Joe Johnson is going to make the Detroit Pistons final roster. There, I said it. An avowed Christian Wood fan, I can admit when I’ve been beat, and I see clearly that the organization has much bigger plans for Johnson the veteran presence than for Wood, intriguing NBA vagabond and crucial big man depth.
There, I already feel better.
Now that I’m in the acceptance stage it is important to ask what Johnson needs to provide for his new Motown teammates that will make the investment in the 38-year-old veteran worth it.
Of course that means he has to, you know, hit shots. Which he has done at various points throughout his career, including as recently as 2016-17 when he had a solid season with the Utah Jazz. But I wanted to dig a little deeper when thinking about one thing that would truly set Johnson apart and give him a defined and vital role for the Pistons off the bench — pass the ball.
While Johnson spent his prolific career known as a dangerous scorer, particularly in isolation, when he was at his best he was practically another point guard on the floor. Johnson’s days of running the offense and a sky-high usage rate is long gone, but if he can be an adept passer and secondary facilitator for the Pistons, he will do wonders for Detroit’s bench unit.
Johnson can’t simply be relied on to back down his man and score from the mid-range. Part of being a veteran presence is being a steadying presence; knowing what to do with the ball when things tighten up and the offense starts to stagnate.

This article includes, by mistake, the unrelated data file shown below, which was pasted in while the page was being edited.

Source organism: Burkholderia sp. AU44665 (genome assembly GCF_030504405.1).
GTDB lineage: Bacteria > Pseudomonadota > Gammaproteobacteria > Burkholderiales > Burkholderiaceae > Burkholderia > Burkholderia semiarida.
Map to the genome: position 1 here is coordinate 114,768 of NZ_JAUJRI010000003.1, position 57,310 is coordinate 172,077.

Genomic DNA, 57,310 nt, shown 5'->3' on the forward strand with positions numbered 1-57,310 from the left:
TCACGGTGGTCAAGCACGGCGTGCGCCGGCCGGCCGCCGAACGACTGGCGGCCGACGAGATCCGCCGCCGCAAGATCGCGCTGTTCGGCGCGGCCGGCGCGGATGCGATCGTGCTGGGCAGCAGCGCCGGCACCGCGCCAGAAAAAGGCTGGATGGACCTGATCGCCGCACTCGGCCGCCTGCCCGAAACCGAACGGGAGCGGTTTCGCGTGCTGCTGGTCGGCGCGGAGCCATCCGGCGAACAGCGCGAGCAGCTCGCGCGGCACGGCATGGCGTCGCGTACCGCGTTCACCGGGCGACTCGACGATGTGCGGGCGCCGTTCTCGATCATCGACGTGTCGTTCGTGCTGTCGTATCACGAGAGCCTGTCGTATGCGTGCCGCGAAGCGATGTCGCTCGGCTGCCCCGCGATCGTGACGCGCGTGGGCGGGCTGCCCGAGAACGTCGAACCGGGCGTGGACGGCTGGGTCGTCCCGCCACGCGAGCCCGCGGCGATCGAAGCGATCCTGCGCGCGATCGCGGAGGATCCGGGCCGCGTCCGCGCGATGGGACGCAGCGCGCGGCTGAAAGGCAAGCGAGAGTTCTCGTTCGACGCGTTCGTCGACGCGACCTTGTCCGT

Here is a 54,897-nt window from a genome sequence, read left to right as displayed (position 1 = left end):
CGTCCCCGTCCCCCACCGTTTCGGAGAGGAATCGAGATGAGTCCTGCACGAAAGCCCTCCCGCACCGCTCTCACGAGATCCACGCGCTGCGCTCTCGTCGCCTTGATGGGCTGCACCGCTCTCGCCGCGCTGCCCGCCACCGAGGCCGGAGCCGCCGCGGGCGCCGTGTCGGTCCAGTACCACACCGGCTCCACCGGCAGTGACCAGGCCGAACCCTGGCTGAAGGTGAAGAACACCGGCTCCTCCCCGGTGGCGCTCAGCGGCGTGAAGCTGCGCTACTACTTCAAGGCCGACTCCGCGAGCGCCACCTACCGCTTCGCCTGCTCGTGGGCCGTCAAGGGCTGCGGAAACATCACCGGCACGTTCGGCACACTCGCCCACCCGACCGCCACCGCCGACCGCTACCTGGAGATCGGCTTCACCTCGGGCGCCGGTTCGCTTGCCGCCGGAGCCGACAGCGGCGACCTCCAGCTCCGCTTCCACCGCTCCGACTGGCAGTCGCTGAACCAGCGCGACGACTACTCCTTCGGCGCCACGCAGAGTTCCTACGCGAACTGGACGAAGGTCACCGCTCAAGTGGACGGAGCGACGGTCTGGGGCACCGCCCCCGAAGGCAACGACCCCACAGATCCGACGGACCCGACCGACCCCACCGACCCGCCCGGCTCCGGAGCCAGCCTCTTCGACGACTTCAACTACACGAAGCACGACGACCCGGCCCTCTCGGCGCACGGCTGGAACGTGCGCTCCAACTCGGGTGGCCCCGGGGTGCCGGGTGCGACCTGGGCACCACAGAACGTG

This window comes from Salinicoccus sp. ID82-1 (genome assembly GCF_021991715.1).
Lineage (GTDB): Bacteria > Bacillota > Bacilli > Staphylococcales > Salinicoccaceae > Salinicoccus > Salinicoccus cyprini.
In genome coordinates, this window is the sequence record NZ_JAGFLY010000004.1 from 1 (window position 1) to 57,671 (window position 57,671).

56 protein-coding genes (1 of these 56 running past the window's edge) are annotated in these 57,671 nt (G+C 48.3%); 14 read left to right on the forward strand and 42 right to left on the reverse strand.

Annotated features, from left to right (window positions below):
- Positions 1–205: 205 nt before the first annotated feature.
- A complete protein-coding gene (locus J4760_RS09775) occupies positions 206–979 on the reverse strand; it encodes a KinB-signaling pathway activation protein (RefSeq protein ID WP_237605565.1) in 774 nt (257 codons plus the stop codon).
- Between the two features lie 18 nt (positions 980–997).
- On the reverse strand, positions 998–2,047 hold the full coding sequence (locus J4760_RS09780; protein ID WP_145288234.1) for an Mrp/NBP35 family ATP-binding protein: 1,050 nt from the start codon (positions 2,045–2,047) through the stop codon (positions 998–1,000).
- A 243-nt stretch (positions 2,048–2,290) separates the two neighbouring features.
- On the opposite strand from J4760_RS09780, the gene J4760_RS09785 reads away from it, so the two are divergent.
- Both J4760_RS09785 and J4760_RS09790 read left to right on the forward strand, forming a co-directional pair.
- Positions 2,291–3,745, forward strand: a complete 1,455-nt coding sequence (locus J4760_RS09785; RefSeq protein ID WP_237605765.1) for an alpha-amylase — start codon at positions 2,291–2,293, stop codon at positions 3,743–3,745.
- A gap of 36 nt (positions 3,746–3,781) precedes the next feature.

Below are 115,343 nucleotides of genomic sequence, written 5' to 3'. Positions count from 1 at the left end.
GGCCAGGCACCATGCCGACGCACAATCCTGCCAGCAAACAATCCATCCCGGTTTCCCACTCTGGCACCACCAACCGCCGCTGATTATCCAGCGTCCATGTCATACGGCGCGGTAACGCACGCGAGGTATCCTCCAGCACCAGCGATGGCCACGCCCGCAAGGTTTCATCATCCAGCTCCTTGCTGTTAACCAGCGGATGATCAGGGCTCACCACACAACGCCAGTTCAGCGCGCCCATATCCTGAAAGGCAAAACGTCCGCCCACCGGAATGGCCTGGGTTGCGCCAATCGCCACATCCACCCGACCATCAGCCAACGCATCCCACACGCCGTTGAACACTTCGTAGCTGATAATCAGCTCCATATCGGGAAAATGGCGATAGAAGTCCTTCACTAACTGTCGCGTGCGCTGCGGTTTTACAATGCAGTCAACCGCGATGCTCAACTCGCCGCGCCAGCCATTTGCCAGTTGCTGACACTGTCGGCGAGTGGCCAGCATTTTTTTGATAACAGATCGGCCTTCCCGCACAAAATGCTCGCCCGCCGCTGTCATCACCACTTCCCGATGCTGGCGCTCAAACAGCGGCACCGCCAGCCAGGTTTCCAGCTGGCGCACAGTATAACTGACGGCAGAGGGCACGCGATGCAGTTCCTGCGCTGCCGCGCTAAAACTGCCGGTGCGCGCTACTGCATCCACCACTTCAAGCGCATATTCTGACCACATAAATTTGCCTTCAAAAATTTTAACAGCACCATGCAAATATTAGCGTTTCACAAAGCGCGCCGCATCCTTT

When he started his string of All-Star appearances, he was averaging close to five assists per 36 minutes. In his ... ahem ... old age, that dipped down to below three per game.
The bench unit looks like it will have perimeter scoring with Luke Kennard and Langston Galloway, and someone to attack the rim with Derrick Rose. Thee will be a stretch big with a mid-range game in Markieff Morris. There will be Thon Maker, I guess!
Rose will have the ball in his hands every time down the floor and be primarily responsible for running the bench brigade. But Rose is an attack dog. His job is to get down hill and force the action. Johnson, on the other hand, can slow the pace down and probe the situation.
Johnson likely can’t do much in the way of blowing by small forwards on the perimeter, but if he finds himself at power forward, he will be able to use his natural facilitation skills to hit cutters or find a Kennard, Morris or Maker on the perimeter. He could be used in some pick-and-roll action with Rose or Kennard to get the offense moving and open up driving lines and prevent what Pistons fans have seen a lot of for the past few years — an endless series of passes along the perimeter amounting to nothing.
A true shooting percentage of 54% combined with an assist percentage of around 19%, or about 4+ per 36 minutes, and Johnson will be providing the offense punch, and, yes, that veteran presence that Stefanski and Dwane Casey seem so convinced the team needs.